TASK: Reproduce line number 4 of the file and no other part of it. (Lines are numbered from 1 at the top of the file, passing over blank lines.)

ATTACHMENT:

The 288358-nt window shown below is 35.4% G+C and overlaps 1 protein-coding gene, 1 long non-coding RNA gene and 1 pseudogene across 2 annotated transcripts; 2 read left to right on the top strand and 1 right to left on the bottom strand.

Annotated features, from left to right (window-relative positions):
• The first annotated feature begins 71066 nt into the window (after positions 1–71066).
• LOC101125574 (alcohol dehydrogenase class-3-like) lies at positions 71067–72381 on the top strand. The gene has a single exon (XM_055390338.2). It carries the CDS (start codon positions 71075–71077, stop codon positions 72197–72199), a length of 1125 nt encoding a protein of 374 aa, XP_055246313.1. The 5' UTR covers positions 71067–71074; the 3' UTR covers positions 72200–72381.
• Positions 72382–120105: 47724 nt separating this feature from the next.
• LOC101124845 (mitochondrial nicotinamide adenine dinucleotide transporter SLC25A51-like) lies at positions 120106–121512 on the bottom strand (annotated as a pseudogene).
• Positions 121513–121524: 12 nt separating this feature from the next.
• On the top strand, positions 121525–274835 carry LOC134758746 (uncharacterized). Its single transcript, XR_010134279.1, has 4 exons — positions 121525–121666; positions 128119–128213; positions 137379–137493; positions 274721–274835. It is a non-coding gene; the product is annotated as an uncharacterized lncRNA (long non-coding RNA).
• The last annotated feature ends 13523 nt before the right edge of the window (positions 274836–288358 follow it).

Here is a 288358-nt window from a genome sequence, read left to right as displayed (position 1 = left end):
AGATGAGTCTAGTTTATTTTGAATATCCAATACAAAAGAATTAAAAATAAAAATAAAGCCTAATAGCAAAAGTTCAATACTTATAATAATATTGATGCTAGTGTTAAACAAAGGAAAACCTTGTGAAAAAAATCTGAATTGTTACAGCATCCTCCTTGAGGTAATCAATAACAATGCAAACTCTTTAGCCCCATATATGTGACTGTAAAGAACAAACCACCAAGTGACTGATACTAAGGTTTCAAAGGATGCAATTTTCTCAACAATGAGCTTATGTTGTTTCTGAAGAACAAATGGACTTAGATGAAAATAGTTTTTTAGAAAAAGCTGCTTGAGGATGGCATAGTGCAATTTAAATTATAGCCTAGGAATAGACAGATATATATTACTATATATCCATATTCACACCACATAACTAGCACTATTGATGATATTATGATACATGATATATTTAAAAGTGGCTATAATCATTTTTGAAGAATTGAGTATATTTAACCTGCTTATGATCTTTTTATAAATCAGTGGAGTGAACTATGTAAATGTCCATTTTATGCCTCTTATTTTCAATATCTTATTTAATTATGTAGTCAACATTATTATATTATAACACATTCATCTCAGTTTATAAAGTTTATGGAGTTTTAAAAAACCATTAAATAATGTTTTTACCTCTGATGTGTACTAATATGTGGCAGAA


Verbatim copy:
• LOC101125574 (alcohol dehydrogenase class-3-like) lies at positions 71067–72381 on the top strand. The gene has a single exon (XM_055390338.2). It carries the CDS (start codon positions 71075–71077, stop codon positions 72197–72199), a length of 1125 nt encoding a protein of 374 aa, XP_055246313.1. The 5' UTR covers positions 71067–71074; the 3' UTR covers positions 72200–72381.